Thursday 20 September, 2018
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Ram Mallappa enthralls at Arangetram with 3D flute

BY JYOTHSNA HEGDE

Atlanta, GA: “While learning to make flutes, I figured it was not an easy process. I had to read a lot about sound waves, frequencies, vibrations, resonance etc., and study lot of books to understand how to tune a flute. I wrote several computer programs to help me with all the calculations. Using these, I started figuring out optimal dimensions for flute for a given pitch,” says Ram Mallappa who recently performed and bedazzled the audience at his flute arangetram on August 29th, 2015, at the Lassiter Concert Hall. The distinct feature of the arangetram was the flute itself, the instrument designed, developed and delivered by Mallappa using 3D designs and printers. These classical Indian 3D printed flutes were presented by his guru, Sri Raman Kalyan at the World Flute Seminar. Sri Raman Kalyan heads a music school inVirginianamed Indo-American Academy of Classical Music.

Mallappa’s concert began with the melodious Varna Valachi Vacchi rendered in Navaragamalika, Adi Tala, followed by Vinayaka, Hamsadhwani Raga, Adi Tala, Esha Pahimam in Kalyani Raga, Adi Tala, Darini Telusukonti in Shuddha Saveri Raga, Adi Tala, Jagadoddharana in Kapi Raga, Adi Tala, Thillana in Dhanashree Raga, Adi Tala, Bhagyada Lakshmi Baramma in Madhyamavathi Raga, Adi Tala and concluded with Mangala  - Ramachandraya in Kuranji Raga, Tishra Nade Eka Tala. Ram was accompanied by Sri. Krishnamoorthy Venkataramana on Mridangam and Sri. C.K. Vijayaraghavan on Violin.  The concert was graced by Dr. Seshu Sharma as the guest of honor and emceed by Hema Nagendra and Mangala Udupa.

Ram Mallappa with his guru Sri Raman Kalyan (L).

“When I started learning to play the flute in 2002, I had a hard time finding well-tuned bamboo flutes.  Four years went by without a good flute.  I started researching how to make bamboo flutes. Bamboo flutes are very hard to tune accurately due to inconsistencies in bamboo diameter (inner and outer), density, level of moisture, change in dimension due to temperature and humidity. It was hard to find the right kind and size of bamboo, so I started making flutes using PVC and aluminum pipes.  That worked well for some pitches.”  Says Mallappa about the need to find alternative to traditional bamboo flute. In 2013 his Guru recommended that Mallappa prepare for the Arangetram. This required Mallappa to have flutes of different pitch/sizes that he did not have and play for about 3 hours with professional accompaniments. When he made enquires about customized PVC pipes, the makers agreed but only if he bought a small truck load of it. That was not a viable option and 3D printers had caught Ram’s interest. But they were very expensive and he decided to build one. “I have experience working with tools and machines due to my time spent in workshop with my father who was an automobile mechanic. I have an engineering background with software development skills. I combined all this and started building the 3d printer” he says about what prompted the idea of 3D printed Flutes. Mallappa made a few alterations to his successful version of the mid-2014 3D printed Flute for his 2015 concert. With fine amalgamation of technology and music, Mallappa performed his Arangetram using his very own instrument in August 2015. According to his own knowledge, this is a first of its kind.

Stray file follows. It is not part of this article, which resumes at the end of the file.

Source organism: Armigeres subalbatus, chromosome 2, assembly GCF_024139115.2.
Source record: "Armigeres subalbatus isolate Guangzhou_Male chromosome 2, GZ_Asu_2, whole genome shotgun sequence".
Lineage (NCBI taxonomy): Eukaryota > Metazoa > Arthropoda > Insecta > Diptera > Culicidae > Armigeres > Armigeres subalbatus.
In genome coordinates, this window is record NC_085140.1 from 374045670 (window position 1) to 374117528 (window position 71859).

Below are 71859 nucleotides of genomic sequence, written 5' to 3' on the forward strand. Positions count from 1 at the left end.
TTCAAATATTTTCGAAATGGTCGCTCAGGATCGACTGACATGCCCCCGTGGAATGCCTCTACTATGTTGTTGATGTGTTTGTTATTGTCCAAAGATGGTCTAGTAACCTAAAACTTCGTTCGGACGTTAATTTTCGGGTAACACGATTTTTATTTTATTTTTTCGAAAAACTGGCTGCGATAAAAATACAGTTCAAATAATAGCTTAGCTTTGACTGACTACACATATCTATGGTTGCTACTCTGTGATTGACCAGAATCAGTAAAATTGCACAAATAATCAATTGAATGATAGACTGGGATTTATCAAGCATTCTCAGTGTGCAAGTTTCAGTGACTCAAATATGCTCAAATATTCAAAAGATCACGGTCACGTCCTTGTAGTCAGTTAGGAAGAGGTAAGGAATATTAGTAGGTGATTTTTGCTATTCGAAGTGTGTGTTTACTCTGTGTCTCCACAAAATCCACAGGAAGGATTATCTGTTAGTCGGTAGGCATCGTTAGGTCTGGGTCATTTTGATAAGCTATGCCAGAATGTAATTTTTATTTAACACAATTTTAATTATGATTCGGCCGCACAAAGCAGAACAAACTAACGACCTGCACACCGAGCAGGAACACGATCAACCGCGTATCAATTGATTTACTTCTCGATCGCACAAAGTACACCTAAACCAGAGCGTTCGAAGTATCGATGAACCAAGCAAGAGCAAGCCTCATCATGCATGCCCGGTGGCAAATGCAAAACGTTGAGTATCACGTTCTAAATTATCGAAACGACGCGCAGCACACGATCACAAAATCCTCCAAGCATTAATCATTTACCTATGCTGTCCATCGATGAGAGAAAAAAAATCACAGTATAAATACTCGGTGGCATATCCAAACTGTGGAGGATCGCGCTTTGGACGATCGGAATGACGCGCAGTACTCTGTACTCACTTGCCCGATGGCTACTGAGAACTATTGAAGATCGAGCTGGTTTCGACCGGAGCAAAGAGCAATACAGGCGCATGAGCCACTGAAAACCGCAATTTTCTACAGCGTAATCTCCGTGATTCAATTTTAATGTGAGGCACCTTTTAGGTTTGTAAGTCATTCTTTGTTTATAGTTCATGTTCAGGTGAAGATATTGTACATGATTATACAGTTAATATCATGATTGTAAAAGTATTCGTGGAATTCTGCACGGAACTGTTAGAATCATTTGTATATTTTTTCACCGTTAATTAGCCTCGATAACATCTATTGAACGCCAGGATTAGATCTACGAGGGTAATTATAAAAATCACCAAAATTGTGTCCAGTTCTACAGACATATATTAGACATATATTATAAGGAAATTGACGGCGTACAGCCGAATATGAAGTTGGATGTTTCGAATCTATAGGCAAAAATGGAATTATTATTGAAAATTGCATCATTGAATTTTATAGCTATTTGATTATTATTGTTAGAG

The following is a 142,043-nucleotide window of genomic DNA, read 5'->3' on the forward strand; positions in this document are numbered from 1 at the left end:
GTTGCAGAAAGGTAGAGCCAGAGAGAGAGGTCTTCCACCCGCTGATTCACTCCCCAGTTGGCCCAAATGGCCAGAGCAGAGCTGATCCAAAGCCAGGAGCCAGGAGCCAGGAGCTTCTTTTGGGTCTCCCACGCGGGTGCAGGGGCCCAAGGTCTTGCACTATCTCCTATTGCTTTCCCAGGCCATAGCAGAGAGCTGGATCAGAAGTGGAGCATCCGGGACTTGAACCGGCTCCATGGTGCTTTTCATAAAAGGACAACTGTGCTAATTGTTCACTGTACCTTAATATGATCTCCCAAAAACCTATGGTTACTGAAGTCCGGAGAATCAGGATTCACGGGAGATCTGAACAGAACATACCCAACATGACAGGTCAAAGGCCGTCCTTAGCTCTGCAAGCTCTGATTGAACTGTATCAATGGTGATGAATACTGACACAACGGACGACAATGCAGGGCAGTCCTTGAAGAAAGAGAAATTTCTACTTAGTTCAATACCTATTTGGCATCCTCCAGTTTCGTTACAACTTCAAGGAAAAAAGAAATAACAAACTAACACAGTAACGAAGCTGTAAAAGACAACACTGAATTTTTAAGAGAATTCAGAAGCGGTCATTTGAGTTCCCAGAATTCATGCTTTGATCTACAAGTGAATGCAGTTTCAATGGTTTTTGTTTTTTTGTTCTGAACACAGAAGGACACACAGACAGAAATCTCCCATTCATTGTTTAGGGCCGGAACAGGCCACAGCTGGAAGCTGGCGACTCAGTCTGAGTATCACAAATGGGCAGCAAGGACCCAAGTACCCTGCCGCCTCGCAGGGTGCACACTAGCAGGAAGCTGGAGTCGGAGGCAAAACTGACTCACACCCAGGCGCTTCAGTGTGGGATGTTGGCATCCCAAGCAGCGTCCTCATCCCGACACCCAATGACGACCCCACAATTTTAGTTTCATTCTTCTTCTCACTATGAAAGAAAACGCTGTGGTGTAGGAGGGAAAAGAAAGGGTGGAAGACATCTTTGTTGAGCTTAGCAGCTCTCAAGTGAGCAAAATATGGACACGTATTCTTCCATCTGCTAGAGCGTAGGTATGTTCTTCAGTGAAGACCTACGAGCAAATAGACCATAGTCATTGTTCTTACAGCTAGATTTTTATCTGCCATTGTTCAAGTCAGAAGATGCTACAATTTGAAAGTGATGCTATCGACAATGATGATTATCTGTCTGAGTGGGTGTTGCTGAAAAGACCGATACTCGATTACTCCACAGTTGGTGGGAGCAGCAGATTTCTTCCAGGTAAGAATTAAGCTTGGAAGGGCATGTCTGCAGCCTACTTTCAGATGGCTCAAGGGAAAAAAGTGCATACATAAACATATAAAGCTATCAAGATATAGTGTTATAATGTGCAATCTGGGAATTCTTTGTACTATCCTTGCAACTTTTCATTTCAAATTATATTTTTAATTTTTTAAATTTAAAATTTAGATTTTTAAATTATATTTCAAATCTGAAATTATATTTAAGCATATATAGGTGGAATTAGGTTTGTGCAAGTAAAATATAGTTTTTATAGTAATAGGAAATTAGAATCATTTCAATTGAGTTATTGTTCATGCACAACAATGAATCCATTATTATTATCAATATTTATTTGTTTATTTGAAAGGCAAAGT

Mallappa’s interest in music, he says dates back to middle school days in Jog Falls Karnataka, where he attended concerts during Ganesha Festival. The flute in the ensemble always fascinated him. It was after the birth of his first daughter, however that his interest in music was renewed, with his wish for his daughter to learn classical music/dance.  During a visit toBangaloreIndia, Mallappa met s Sri. D.L Somasekhar and started his classes with him. For about four years Mallappa continued his classes with his Guru with the help of recorded videos and conversations over the phone. With difficulty in matching time zones for classes, Mallappa started looking for a guru in theUSand met Sri. Raman Kalyan when he was visitingAtlantafor a concert. He has been training with Sri Kalyan since 2007.

If you are interested in learning more about the 3D printed flutes, you can contact Ram Mallappa at ram.mallappa@gmail.com

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